With prisoner swap, US and Russia return to Cold War rite

During the Cold War, the two superpowers would exchange prisoners, often in the fog of night, on divided Berlin's Glienicke Bridge, nicknamed the "Bridge of Spies." [Twitter]

Quiet negotiations amid crisis followed by prisoners walking free onto the tarmac. With Wednesday’s (27 April) choreographed inmate swap, the United States and Russia are finding new use for a Cold War rite.

As the West pummels Russia with sanctions over its invasion of Ukraine, Washington insisted it was not making any diplomatic overture to Moscow but the deal demonstrated that the two rival powers still have at least a narrow working relationship.

Footage on Russian television showed former US marine Trevor Reed, 30, in a trench coat being taken out of a van by three camouflaged Russians, apparently on the airport tarmac.

The plane went to Turkey — which unlike European Union nations has not banned Russian flights — where he was exchanged for Konstantin Yaroshenko, a pilot whose sentence for drug smuggling was commuted by President Joe Biden.

“The American plane pulled up next to the Russian plane and they walked both prisoners across at the same time, like you see in the movies,” father Joey Reed told CNN shortly after the release was simultaneously announced in Washington and Moscow.

The deal came despite a largely vacant US embassy in Moscow after long-running complaints by Washington about staffing restrictions.

During the Cold War, the two superpowers would exchange prisoners, often in the fog of night, on divided Berlin’s Glienicke Bridge, nicknamed the “Bridge of Spies.”

One of the most famous swaps took place in 1986 when the leading Soviet dissident Natan Sharansky was freed to the West in exchange for a mole in the CIA originally from the former Czechoslovakia.

Preserving limited ties

Reed, who was jailed for allegedly drunkenly assaulting police officers, hardly has the prominence of Sharansky, with few direct political implications for his release.

President Vladimir Putin has long spoken of swapping prisoners, including after his summit with Biden in June 2021.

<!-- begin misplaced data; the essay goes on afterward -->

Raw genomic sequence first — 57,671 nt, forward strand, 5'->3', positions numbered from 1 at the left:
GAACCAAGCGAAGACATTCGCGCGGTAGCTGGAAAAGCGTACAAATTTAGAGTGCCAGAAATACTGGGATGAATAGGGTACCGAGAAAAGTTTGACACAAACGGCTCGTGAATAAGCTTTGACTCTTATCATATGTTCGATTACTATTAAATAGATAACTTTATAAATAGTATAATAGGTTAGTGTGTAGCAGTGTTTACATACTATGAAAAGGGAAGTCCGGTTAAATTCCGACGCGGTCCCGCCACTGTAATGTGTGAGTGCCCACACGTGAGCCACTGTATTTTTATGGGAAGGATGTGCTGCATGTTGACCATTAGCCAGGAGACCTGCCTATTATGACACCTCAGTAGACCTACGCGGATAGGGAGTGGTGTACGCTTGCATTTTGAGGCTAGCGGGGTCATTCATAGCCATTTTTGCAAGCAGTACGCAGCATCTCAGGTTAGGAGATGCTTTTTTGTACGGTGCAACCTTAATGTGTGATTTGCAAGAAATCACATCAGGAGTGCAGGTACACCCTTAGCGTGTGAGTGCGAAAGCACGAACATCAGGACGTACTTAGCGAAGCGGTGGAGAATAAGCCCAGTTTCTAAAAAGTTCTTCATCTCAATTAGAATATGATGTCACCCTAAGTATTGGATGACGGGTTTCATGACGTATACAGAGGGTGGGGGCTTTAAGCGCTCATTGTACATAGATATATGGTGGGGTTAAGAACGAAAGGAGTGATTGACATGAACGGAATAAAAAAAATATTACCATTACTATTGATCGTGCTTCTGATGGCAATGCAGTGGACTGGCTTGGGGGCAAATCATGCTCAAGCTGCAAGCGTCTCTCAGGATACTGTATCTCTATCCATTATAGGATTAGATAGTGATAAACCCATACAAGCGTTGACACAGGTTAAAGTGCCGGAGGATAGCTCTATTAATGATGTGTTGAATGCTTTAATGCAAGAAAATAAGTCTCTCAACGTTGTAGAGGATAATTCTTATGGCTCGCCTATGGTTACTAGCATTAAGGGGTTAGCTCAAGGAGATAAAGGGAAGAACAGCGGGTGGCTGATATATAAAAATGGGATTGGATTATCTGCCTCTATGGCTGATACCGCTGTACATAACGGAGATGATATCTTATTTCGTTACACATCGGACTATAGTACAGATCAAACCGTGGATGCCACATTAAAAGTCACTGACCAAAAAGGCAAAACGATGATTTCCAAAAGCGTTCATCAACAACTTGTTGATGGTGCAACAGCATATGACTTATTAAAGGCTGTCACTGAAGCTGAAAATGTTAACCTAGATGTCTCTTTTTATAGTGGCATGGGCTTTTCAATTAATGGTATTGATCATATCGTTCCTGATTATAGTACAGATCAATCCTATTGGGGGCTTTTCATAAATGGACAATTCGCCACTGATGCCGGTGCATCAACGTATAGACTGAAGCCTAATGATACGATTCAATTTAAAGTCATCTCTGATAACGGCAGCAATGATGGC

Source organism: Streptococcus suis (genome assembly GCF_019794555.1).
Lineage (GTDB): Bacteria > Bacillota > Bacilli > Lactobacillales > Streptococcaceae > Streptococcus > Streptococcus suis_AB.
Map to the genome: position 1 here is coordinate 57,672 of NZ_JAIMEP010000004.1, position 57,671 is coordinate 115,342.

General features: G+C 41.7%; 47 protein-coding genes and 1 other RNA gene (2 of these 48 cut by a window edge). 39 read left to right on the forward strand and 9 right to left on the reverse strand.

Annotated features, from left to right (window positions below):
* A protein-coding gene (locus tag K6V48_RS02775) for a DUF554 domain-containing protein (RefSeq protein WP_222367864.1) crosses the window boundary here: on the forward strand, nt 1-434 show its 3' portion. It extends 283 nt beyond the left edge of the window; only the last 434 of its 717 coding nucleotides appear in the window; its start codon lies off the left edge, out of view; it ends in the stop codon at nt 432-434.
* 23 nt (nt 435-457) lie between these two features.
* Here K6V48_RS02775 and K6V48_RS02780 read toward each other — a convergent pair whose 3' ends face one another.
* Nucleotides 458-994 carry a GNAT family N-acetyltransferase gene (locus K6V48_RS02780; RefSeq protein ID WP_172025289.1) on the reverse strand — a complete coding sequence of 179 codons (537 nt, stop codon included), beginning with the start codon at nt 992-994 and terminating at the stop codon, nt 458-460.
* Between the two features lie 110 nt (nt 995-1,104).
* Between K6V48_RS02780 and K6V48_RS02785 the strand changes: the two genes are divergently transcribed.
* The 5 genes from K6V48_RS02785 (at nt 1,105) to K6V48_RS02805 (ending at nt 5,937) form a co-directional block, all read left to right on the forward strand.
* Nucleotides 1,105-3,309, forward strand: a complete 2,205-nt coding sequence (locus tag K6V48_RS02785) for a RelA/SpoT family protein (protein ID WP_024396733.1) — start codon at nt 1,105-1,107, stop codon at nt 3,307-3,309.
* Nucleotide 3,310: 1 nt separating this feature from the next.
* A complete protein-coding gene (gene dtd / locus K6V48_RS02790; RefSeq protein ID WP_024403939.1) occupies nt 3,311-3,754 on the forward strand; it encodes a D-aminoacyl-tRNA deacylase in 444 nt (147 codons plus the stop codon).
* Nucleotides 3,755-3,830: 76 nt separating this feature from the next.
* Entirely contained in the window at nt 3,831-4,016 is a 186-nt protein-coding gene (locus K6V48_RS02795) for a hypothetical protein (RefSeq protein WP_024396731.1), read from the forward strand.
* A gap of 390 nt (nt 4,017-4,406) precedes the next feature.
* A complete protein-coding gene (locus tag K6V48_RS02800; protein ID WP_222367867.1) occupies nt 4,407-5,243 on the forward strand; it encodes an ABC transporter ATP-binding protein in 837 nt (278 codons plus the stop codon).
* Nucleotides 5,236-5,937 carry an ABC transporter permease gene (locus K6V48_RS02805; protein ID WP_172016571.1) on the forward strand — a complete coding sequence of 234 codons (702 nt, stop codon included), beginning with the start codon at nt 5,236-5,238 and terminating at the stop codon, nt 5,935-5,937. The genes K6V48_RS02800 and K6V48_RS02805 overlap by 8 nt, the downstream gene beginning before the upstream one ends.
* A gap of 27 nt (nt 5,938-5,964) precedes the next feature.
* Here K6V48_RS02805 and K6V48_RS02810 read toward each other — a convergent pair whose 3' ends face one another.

The timing amid the Ukraine war may be Putin showing he can still do business with the United States, said Donald Jensen, who formerly served in the US embassy in Moscow.

“I think neither side really wants to cut things off entirely,” said Jensen, director for Russia and Europe at the US Institute of Peace.

“And let’s be honest, a prisoner exchange is important for the families but to some extent, it’s relatively minor in terms of the overall relationship.”

For Russia, such a Cold War-type exchange is also important “for self-image as the co-equal of the United States — that they and the US are superpowers and they decide things like this,” Jensen said.

The Biden administration in turn feels it needs to preserve at least some working relationship with Russia in key areas, notably diplomacy on Iran, he said.

The release of American captives has been a paramount goal of US foreign policy across administrations, with the fate of detained Americans weighing heavily on negotiations to revive a nuclear accord with Tehran.

In 2019, despite high tensions, senior US and Iranian officials both flew to Zurich to oversee the tarmac swap of each other’s citizens.

A high-level US delegation last month also helped secure the release of Americans from another adversarial government: Venezuela.

At least two more Americans are imprisoned in Russia — Paul Whelan, a former security official at a vehicle parts company, and Brittney Griner, a basketball player accused of drug possession — meaning that more such exchanges could be in store.

The last such prisoner swap between Washington and Moscow took place in 2010 in Vienna.

The people freed included Anna Chapman, a Russian socialite in New York arrested over espionage, and Sergei Skripal, a former Russian intelligence officer who was a double agent for Britain.

Skripal resettled in England. Eight years later, he was almost killed in a poisoning attack blamed on Russian operatives.

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